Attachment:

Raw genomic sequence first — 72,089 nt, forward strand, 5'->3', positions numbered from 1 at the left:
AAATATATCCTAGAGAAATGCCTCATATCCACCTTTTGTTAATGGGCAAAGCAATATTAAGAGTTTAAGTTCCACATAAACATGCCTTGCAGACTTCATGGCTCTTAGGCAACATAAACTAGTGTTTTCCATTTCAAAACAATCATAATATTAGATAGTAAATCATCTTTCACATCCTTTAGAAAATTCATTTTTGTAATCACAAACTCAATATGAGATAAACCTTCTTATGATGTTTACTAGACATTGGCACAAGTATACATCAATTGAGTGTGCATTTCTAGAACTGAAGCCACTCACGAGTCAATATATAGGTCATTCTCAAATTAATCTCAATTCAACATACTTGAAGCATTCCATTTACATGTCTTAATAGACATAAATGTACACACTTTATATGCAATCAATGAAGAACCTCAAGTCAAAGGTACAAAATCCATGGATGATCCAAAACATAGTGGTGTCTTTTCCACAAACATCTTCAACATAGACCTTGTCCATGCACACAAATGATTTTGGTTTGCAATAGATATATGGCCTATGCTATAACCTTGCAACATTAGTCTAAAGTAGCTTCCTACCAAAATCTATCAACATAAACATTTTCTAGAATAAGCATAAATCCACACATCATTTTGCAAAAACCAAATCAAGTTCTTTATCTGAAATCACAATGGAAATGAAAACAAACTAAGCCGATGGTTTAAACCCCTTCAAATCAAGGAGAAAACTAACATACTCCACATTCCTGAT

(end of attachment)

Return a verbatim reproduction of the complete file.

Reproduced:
Raw genomic sequence first — 72,089 nt, forward strand, 5'->3', positions numbered from 1 at the left:
AAATATATCCTAGAGAAATGCCTCATATCCACCTTTTGTTAATGGGCAAAGCAATATTAAGAGTTTAAGTTCCACATAAACATGCCTTGCAGACTTCATGGCTCTTAGGCAACATAAACTAGTGTTTTCCATTTCAAAACAATCATAATATTAGATAGTAAATCATCTTTCACATCCTTTAGAAAATTCATTTTTGTAATCACAAACTCAATATGAGATAAACCTTCTTATGATGTTTACTAGACATTGGCACAAGTATACATCAATTGAGTGTGCATTTCTAGAACTGAAGCCACTCACGAGTCAATATATAGGTCATTCTCAAATTAATCTCAATTCAACATACTTGAAGCATTCCATTTACATGTCTTAATAGACATAAATGTACACACTTTATATGCAATCAATGAAGAACCTCAAGTCAAAGGTACAAAATCCATGGATGATCCAAAACATAGTGGTGTCTTTTCCACAAACATCTTCAACATAGACCTTGTCCATGCACACAAATGATTTTGGTTTGCAATAGATATATGGCCTATGCTATAACCTTGCAACATTAGTCTAAAGTAGCTTCCTACCAAAATCTATCAACATAAACATTTTCTAGAATAAGCATAAATCCACACATCATTTTGCAAAAACCAAATCAAGTTCTTTATCTGAAATCACAATGGAAATGAAAACAAACTAAGCCGATGGTTTAAACCCCTTCAAATCAAGGAGAAAACTAACATACTCCACATTCCTGAT